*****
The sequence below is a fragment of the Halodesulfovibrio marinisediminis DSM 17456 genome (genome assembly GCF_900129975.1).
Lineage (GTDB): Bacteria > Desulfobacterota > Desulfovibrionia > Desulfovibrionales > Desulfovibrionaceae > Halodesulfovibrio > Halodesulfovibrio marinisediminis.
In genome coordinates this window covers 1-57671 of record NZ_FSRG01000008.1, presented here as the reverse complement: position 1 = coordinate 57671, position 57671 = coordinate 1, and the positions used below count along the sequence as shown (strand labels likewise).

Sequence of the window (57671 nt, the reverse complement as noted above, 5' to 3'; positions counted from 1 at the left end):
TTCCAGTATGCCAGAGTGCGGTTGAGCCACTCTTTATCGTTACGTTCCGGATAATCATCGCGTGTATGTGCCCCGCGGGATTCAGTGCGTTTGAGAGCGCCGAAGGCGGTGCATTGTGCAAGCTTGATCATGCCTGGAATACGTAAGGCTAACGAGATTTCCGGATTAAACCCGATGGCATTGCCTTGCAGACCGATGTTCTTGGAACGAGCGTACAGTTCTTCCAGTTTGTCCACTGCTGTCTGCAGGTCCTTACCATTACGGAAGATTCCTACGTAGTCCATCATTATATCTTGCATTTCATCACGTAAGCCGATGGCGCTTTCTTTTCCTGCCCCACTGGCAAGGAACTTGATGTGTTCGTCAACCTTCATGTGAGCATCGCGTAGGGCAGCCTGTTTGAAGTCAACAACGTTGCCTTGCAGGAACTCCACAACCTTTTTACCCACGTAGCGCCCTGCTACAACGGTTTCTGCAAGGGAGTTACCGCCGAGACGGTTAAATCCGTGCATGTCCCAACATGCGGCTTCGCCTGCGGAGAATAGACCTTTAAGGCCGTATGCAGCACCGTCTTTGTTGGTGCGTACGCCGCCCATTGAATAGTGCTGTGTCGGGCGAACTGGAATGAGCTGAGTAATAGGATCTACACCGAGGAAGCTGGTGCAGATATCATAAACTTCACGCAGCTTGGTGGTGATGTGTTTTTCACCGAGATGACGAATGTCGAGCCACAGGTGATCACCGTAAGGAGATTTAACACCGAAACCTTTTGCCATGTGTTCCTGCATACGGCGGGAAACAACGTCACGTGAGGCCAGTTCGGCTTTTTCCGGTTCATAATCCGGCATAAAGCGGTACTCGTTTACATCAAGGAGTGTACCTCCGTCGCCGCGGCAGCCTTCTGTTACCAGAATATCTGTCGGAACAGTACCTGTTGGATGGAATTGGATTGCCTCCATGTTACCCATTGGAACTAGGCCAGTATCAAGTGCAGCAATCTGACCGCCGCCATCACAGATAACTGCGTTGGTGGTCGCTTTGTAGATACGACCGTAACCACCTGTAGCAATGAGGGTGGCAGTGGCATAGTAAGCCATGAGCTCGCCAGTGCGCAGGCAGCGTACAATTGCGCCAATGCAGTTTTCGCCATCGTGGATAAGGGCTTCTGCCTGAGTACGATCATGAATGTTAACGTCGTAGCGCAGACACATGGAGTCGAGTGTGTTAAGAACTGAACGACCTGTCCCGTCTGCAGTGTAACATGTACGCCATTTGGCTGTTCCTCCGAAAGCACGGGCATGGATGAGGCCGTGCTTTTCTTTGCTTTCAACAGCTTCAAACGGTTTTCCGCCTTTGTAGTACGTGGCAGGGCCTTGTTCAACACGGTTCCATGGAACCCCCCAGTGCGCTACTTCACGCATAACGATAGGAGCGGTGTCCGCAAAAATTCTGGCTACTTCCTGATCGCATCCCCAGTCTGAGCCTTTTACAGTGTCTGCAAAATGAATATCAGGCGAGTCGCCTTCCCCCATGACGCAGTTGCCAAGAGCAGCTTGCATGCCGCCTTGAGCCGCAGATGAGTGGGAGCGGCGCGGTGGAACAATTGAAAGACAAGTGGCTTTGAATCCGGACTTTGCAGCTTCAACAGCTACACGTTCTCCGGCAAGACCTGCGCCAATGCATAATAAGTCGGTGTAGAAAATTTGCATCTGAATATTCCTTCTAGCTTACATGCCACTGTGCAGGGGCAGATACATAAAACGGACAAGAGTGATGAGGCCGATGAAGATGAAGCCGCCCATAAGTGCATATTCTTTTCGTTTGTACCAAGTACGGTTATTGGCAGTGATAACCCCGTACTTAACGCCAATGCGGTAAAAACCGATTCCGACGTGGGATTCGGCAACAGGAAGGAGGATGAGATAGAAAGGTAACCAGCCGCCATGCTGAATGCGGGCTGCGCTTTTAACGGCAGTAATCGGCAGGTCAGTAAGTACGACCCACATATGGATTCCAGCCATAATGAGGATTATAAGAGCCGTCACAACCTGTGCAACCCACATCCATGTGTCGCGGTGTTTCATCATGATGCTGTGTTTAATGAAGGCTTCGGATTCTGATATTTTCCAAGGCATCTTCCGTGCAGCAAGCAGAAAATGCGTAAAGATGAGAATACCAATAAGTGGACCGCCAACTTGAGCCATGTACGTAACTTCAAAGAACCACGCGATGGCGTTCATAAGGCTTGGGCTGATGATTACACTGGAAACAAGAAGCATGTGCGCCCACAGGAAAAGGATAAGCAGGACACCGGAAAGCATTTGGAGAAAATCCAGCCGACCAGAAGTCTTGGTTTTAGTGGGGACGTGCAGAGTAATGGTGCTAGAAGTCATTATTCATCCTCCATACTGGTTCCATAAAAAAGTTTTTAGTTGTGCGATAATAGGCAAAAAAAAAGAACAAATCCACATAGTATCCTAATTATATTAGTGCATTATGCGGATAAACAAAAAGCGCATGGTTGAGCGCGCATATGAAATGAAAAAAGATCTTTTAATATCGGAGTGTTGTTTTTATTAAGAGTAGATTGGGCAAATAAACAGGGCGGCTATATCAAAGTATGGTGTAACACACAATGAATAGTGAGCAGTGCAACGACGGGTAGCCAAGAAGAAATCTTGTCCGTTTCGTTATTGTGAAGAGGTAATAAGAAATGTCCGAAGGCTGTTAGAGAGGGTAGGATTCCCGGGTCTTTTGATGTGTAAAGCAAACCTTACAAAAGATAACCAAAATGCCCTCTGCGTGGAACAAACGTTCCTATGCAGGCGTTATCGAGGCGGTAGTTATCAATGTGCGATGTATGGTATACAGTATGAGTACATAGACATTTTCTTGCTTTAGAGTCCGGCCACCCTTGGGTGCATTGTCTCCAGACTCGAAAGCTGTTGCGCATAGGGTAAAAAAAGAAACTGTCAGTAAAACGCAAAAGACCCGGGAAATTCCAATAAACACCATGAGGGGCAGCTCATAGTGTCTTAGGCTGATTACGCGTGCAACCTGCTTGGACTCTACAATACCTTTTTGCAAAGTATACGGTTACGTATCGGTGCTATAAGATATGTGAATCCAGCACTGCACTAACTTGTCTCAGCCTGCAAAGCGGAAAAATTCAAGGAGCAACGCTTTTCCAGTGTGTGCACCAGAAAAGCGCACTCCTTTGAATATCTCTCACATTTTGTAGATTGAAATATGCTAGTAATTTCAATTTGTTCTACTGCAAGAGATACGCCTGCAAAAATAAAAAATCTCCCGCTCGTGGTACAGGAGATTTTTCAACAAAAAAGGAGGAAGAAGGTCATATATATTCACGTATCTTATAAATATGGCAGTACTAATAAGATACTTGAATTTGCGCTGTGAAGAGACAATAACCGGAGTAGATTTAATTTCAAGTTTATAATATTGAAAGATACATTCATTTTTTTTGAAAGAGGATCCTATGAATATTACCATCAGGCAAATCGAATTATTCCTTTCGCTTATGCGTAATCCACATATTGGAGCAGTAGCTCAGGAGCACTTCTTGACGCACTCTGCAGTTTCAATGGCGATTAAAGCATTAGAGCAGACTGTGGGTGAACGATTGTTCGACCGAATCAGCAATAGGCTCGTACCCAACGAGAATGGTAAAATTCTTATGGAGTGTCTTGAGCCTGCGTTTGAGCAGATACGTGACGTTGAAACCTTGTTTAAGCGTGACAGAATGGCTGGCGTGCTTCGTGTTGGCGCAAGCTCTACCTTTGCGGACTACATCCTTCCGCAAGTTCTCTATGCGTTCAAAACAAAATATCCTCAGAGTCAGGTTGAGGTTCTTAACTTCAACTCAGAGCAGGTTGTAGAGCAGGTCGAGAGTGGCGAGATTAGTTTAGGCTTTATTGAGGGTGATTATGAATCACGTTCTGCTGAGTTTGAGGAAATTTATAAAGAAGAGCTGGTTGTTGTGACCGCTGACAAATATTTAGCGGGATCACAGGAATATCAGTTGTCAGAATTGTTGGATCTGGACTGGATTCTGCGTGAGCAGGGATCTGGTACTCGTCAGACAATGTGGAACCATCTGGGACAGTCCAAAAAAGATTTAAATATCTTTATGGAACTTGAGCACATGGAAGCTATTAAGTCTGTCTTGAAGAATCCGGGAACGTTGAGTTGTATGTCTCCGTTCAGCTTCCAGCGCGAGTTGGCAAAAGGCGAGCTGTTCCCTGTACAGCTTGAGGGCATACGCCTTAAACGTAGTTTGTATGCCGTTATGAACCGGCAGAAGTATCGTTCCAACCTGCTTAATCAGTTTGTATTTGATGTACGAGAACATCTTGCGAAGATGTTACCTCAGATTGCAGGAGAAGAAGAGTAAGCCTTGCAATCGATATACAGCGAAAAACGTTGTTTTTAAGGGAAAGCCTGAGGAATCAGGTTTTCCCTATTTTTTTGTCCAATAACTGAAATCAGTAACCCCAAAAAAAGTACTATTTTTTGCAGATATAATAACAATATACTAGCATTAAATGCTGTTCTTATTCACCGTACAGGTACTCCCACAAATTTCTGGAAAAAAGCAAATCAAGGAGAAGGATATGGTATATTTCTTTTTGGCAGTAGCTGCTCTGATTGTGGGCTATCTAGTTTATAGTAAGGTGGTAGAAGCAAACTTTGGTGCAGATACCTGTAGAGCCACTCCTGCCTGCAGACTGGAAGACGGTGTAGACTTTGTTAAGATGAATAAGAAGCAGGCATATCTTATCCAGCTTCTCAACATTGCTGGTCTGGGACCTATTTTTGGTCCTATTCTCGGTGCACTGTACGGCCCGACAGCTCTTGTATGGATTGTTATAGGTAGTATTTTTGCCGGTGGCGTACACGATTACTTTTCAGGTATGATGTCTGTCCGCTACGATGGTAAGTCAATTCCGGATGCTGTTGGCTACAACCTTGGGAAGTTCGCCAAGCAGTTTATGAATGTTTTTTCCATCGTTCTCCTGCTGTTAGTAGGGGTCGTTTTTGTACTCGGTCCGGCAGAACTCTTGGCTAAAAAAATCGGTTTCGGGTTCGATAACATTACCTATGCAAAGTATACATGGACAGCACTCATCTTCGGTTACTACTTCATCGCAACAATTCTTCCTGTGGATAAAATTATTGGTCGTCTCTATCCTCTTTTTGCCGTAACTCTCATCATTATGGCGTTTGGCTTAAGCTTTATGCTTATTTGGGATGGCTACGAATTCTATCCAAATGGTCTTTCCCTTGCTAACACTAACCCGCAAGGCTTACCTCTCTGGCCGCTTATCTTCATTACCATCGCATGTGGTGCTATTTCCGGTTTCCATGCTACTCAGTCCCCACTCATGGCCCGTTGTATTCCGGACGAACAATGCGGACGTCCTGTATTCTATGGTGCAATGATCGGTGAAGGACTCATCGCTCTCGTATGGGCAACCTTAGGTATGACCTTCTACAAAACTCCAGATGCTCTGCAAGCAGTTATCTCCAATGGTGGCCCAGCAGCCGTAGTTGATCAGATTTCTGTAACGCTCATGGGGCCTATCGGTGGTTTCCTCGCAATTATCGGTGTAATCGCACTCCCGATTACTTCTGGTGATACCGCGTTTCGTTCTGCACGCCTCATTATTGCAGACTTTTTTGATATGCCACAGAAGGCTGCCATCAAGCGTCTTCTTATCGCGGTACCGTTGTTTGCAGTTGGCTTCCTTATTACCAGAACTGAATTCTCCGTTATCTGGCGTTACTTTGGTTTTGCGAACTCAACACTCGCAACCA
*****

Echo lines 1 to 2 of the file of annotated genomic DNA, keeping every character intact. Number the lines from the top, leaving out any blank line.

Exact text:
The sequence below is a fragment of the Halodesulfovibrio marinisediminis DSM 17456 genome (genome assembly GCF_900129975.1).
Lineage (GTDB): Bacteria > Desulfobacterota > Desulfovibrionia > Desulfovibrionales > Desulfovibrionaceae > Halodesulfovibrio > Halodesulfovibrio marinisediminis.